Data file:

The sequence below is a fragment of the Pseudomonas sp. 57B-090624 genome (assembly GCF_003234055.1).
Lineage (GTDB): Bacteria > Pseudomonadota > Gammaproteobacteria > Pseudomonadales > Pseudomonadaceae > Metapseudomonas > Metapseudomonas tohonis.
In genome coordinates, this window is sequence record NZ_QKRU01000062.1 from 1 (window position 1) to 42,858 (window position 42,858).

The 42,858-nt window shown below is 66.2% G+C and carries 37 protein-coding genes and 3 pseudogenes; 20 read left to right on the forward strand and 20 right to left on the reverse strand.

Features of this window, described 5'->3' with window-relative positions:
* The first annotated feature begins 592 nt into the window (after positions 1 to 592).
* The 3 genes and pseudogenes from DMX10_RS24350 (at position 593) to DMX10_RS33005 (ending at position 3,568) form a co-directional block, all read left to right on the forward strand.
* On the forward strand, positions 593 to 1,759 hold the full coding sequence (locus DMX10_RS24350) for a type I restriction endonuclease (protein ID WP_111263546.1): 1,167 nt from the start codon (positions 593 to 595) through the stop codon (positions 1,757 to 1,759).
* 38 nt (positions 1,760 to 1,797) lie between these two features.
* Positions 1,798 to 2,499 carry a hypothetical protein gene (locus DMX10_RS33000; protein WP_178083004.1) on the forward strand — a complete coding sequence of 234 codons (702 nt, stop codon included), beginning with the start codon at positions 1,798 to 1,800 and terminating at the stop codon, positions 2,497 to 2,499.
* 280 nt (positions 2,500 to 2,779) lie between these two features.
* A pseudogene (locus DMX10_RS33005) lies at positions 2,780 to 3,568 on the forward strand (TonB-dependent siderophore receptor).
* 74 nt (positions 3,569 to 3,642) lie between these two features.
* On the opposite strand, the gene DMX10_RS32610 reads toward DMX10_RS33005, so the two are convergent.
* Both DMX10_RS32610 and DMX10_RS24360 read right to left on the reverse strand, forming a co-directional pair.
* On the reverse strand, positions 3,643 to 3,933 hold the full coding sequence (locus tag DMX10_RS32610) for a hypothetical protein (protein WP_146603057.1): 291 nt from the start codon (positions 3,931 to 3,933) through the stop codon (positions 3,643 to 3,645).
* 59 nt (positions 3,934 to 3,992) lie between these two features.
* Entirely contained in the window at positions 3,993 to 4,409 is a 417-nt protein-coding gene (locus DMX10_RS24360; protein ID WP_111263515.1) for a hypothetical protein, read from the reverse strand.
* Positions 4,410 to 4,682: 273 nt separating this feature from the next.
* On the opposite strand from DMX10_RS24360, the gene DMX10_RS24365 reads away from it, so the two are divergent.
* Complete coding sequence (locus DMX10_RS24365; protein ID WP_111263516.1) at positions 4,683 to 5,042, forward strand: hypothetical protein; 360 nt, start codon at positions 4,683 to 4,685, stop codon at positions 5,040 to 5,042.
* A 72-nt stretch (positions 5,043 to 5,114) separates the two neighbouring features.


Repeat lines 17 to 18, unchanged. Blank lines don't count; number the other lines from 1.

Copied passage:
* 59 nt (positions 3,934 to 3,992) lie between these two features.
* Entirely contained in the window at positions 3,993 to 4,409 is a 417-nt protein-coding gene (locus DMX10_RS24360; protein ID WP_111263515.1) for a hypothetical protein, read from the reverse strand.